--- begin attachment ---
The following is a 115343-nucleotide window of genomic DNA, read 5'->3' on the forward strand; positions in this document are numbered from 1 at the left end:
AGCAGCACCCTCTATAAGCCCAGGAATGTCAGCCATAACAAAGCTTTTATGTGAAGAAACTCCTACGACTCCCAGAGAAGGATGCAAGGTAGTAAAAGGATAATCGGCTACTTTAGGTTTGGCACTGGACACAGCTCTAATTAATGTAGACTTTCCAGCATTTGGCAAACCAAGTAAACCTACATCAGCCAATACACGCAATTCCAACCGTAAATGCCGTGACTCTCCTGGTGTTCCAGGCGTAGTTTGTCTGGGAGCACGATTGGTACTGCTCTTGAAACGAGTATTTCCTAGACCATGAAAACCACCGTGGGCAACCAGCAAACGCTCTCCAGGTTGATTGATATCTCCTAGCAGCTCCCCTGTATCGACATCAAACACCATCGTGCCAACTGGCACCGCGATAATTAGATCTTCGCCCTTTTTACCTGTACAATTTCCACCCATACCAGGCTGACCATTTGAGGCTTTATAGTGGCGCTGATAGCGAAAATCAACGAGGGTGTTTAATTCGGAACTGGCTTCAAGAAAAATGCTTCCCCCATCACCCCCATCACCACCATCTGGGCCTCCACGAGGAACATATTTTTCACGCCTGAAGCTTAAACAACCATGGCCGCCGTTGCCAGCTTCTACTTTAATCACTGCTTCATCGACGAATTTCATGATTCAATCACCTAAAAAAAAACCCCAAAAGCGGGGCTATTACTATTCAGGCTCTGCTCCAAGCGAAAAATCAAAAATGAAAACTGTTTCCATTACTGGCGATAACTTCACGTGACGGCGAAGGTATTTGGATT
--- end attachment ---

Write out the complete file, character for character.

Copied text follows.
The following is a 115343-nucleotide window of genomic DNA, read 5'->3' on the forward strand; positions in this document are numbered from 1 at the left end:
AGCAGCACCCTCTATAAGCCCAGGAATGTCAGCCATAACAAAGCTTTTATGTGAAGAAACTCCTACGACTCCCAGAGAAGGATGCAAGGTAGTAAAAGGATAATCGGCTACTTTAGGTTTGGCACTGGACACAGCTCTAATTAATGTAGACTTTCCAGCATTTGGCAAACCAAGTAAACCTACATCAGCCAATACACGCAATTCCAACCGTAAATGCCGTGACTCTCCTGGTGTTCCAGGCGTAGTTTGTCTGGGAGCACGATTGGTACTGCTCTTGAAACGAGTATTTCCTAGACCATGAAAACCACCGTGGGCAACCAGCAAACGCTCTCCAGGTTGATTGATATCTCCTAGCAGCTCCCCTGTATCGACATCAAACACCATCGTGCCAACTGGCACCGCGATAATTAGATCTTCGCCCTTTTTACCTGTACAATTTCCACCCATACCAGGCTGACCATTTGAGGCTTTATAGTGGCGCTGATAGCGAAAATCAACGAGGGTGTTTAATTCGGAACTGGCTTCAAGAAAAATGCTTCCCCCATCACCCCCATCACCACCATCTGGGCCTCCACGAGGAACATATTTTTCACGCCTGAAGCTTAAACAACCATGGCCGCCGTTGCCAGCTTCTACTTTAATCACTGCTTCATCGACGAATTTCATGATTCAATCACCTAAAAAAAAACCCCAAAAGCGGGGCTATTACTATTCAGGCTCTGCTCCAAGCGAAAAATCAAAAATGAAAACTGTTTCCATTACTGGCGATAACTTCACGTGACGGCGAAGGTATTTGGATT